Come to the Lord, all you who are not proud,

who obey his laws.

Do what is right. Learn to be humble.

Maybe you will escape

on the day the Lord shows his anger. Zephaniah 2:3 (NCV)

Two years ago, as the new mom of a 10 month old and living on the mission field, I was searching for a way to get deeper in the Word despite the busyness of life, of motherhood and ministry. I prayed for something, anything to help me stick to my plan. I needed encouragement; I needed accountability. Less than two days passed and God answered my prayer with an email from Courtney (66Books365), a friend of a friend who I had never met before, inviting me to become a part of the 66Books community. I was astonished by the timeliness and the answer to my prayer. And, I continue to be in awe of our ensuing friendship.

Blessed is the one who reads the words of God’s message, and blessed are the people who hear this message and do what is written in it. The time is near when all of this will happen. Revelation 1:3 (NCV)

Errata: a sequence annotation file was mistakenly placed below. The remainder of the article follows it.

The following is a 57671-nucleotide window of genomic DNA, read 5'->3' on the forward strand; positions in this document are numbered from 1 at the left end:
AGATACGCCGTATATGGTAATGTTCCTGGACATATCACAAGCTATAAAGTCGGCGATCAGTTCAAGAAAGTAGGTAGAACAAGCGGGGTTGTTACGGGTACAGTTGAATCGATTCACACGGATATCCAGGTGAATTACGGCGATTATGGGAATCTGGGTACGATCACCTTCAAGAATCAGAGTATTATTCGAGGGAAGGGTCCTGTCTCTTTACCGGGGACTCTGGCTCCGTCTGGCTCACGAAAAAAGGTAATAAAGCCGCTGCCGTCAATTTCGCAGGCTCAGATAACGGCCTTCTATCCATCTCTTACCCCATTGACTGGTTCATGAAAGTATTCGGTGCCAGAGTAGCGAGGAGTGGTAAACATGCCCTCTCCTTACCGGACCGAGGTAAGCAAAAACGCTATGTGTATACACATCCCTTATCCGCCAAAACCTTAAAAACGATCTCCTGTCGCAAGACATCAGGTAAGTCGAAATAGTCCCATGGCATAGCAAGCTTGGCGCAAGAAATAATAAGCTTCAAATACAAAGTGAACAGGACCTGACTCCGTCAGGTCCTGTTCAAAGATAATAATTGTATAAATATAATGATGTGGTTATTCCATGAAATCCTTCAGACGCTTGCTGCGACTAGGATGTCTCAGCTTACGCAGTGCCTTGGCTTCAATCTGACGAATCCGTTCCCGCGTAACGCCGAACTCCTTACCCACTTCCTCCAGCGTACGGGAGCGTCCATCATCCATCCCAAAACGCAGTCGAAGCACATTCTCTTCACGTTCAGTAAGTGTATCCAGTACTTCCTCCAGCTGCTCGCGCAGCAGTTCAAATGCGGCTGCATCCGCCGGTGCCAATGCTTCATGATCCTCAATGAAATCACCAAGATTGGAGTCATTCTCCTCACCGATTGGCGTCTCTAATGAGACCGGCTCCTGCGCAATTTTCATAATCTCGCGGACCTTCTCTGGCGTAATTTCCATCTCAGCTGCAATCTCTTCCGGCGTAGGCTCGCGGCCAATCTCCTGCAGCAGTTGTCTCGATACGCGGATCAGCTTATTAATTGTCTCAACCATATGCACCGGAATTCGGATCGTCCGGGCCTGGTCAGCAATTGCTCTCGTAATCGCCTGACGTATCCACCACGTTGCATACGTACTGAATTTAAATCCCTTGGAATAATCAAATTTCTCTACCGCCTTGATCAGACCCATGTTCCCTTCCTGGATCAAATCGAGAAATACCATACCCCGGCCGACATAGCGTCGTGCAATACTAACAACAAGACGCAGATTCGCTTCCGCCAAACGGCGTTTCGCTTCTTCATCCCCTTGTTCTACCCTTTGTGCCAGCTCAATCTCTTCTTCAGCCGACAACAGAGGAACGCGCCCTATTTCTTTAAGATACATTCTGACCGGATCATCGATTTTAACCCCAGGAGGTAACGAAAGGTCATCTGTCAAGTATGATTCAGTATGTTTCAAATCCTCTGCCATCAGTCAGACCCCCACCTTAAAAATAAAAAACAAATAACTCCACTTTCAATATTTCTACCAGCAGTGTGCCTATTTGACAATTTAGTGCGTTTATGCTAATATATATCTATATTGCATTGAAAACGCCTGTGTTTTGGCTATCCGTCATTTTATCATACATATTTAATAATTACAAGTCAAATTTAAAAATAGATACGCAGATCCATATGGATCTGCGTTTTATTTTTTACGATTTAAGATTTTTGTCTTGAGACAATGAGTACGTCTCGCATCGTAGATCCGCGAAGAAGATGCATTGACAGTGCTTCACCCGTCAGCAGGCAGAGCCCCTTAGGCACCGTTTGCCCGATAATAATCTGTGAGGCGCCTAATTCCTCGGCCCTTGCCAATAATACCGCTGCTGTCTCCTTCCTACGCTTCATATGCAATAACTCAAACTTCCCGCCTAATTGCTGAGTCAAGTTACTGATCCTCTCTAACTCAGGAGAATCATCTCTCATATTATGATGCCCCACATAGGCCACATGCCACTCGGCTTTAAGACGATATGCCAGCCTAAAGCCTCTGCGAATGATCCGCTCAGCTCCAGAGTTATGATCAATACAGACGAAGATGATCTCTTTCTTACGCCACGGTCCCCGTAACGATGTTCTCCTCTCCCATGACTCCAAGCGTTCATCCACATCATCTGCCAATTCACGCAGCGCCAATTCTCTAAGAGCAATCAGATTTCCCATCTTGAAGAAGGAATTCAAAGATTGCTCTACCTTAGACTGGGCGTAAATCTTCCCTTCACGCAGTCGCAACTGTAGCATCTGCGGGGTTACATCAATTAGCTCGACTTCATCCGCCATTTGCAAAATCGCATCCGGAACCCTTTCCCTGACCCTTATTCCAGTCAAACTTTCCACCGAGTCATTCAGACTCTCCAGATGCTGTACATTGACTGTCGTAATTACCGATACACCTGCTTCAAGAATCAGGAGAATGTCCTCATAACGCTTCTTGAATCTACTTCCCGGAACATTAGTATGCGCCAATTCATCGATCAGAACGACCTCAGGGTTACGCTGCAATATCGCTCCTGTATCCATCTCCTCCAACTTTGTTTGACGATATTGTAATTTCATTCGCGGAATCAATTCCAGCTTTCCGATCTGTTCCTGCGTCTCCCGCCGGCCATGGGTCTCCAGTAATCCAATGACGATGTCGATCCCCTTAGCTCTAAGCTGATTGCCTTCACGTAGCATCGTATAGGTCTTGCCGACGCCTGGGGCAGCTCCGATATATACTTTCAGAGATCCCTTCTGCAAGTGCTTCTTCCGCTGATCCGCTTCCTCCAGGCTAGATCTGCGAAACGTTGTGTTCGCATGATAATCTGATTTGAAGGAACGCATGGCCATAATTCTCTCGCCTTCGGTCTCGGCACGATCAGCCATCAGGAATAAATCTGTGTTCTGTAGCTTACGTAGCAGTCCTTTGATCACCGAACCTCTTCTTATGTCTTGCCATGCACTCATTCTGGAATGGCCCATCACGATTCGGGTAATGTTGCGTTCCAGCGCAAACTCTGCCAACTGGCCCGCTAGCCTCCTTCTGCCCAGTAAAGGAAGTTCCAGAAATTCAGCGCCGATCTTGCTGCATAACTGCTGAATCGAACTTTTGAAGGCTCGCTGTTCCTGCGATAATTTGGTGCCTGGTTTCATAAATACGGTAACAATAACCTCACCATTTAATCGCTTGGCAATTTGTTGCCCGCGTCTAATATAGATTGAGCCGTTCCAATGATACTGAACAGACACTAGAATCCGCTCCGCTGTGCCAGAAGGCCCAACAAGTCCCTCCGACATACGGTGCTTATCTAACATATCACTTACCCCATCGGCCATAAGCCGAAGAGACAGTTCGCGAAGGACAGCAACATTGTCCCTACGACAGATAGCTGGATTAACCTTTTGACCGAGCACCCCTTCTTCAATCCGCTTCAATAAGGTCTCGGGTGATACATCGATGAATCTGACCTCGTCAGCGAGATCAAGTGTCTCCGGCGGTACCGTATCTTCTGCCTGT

As I read the Bible as a part of this book club, I am blessed beyond measure.

I have come across verses that I have read many times before that didn’t mean much to me in the past, but that resonate for such a time as this. These passages have become significant to my current situation and circumstances and offer new wisdom, re-enforcing my godly identity. Sometimes, what I read is God’s way of preparing me for what I am about to experience, His way of giving me new tools to use in the future, even as early as later in my day.

As I read, I gain new insight and understanding of areas of my walk with Christ that were a mystery to me before. I am given revelation about my struggles and the solutions to those issues. I am given real life examples to follow, mentors to help me through, and a Comforter to walk alongside me. And, in turn, God is using me to teach and impart what I am learning to others, both on and off the foreign mission field.